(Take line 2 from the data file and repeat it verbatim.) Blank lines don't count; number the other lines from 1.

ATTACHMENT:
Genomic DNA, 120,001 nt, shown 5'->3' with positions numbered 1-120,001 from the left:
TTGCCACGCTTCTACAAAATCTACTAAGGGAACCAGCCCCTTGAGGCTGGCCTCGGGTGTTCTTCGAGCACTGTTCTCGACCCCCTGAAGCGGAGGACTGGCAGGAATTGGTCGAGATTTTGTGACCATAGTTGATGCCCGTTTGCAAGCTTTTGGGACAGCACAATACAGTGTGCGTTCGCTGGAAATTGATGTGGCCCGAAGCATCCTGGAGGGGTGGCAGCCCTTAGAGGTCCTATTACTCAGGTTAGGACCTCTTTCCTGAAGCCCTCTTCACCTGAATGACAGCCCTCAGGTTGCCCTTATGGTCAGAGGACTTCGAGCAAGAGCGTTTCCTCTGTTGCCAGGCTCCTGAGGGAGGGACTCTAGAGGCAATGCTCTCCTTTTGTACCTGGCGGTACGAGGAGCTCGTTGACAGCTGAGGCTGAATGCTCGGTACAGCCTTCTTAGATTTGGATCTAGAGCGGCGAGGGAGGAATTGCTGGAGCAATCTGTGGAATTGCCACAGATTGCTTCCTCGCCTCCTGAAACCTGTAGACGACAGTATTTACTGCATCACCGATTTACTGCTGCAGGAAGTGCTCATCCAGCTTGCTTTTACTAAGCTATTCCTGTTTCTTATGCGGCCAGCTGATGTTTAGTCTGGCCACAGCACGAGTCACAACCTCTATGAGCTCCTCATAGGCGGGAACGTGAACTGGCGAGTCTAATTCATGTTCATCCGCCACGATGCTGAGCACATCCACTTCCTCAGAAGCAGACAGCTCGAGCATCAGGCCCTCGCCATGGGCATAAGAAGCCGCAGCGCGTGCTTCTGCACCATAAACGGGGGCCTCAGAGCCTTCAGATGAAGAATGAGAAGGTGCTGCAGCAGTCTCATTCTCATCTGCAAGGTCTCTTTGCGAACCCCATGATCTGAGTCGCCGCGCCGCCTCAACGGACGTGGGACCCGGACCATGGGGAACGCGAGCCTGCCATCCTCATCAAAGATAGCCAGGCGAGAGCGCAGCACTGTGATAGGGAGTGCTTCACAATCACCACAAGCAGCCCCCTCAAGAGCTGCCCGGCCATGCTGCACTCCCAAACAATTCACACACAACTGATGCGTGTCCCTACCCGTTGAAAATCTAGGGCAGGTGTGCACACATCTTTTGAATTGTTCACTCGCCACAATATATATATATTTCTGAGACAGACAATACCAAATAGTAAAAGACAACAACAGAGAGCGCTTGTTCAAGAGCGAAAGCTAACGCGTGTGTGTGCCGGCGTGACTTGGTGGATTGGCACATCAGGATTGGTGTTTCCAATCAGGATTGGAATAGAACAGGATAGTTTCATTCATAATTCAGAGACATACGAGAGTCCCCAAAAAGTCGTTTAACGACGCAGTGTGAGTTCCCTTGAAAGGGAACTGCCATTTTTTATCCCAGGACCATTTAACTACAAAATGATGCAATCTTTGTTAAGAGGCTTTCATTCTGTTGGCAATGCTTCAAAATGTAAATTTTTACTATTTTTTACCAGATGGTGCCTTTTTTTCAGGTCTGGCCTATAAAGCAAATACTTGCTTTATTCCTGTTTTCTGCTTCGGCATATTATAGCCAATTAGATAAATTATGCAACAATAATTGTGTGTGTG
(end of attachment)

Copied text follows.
TTGCCACGCTTCTACAAAATCTACTAAGGGAACCAGCCCCTTGAGGCTGGCCTCGGGTGTTCTTCGAGCACTGTTCTCGACCCCCTGAAGCGGAGGACTGGCAGGAATTGGTCGAGATTTTGTGACCATAGTTGATGCCCGTTTGCAAGCTTTTGGGACAGCACAATACAGTGTGCGTTCGCTGGAAATTGATGTGGCCCGAAGCATCCTGGAGGGGTGGCAGCCCTTAGAGGTCCTATTACTCAGGTTAGGACCTCTTTCCTGAAGCCCTCTTCACCTGAATGACAGCCCTCAGGTTGCCCTTATGGTCAGAGGACTTCGAGCAAGAGCGTTTCCTCTGTTGCCAGGCTCCTGAGGGAGGGACTCTAGAGGCAATGCTCTCCTTTTGTACCTGGCGGTACGAGGAGCTCGTTGACAGCTGAGGCTGAATGCTCGGTACAGCCTTCTTAGATTTGGATCTAGAGCGGCGAGGGAGGAATTGCTGGAGCAATCTGTGGAATTGCCACAGATTGCTTCCTCGCCTCCTGAAACCTGTAGACGACAGTATTTACTGCATCACCGATTTACTGCTGCAGGAAGTGCTCATCCAGCTTGCTTTTACTAAGCTATTCCTGTTTCTTATGCGGCCAGCTGATGTTTAGTCTGGCCACAGCACGAGTCACAACCTCTATGAGCTCCTCATAGGCGGGAACGTGAACTGGCGAGTCTAATTCATGTTCATCCGCCACGATGCTGAGCACATCCACTTCCTCAGAAGCAGACAGCTCGAGCATCAGGCCCTCGCCATGGGCATAAGAAGCCGCAGCGCGTGCTTCTGCACCATAAACGGGGGCCTCAGAGCCTTCAGATGAAGAATGAGAAGGTGCTGCAGCAGTCTCATTCTCATCTGCAAGGTCTCTTTGCGAACCCCATGATCTGAGTCGCCGCGCCGCCTCAACGGACGTGGGACCCGGACCATGGGGAACGCGAGCCTGCCATCCTCATCAAAGATAGCCAGGCGAGAGCGCAGCACTGTGATAGGGAGTGCTTCACAATCACCACAAGCAGCCCCCTCAAGAGCTGCCCGGCCATGCTGCACTCCCAAACAATTCACACACAACTGATGCGTGTCCCTACCCGTTGAAAATCTAGGGCAGGTGTGCACACATCTTTTGAATTGTTCACTCGCCACAATATATATATATTTCTGAGACAGACAATACCAAATAGTAAAAGACAACAACAGAGAGCGCTTGTTCAAGAGCGAAAGCTAACGCGTGTGTGTGCCGGCGTGACTTGGTGGATTGGCACATCAGGATTGGTGTTTCCAATCAGGATTGGAATAGAACAGGATAGTTTCATTCATAATTCAGAGACATACGAGAGTCCCCAAAAAGTCGTTTAACGACGCAGTGTGAGTTCCCTTGAAAGGGAACTGCCATTTTTTATCCCAGGACCATTTAACTACAAAATGATGCAATCTTTGTTAAGAGGCTTTCATTCTGTTGGCAATGCTTCAAAATGTAAATTTTTACTATTTTTTACCAGATGGTGCCTTTTTTTCAGGTCTGGCCTATAAAGCAAATACTTGCTTTATTCCTGTTTTCTGCTTCGGCATATTATAGCCAATTAGATAAATTATGCAACAATAATTGTGTGTGTG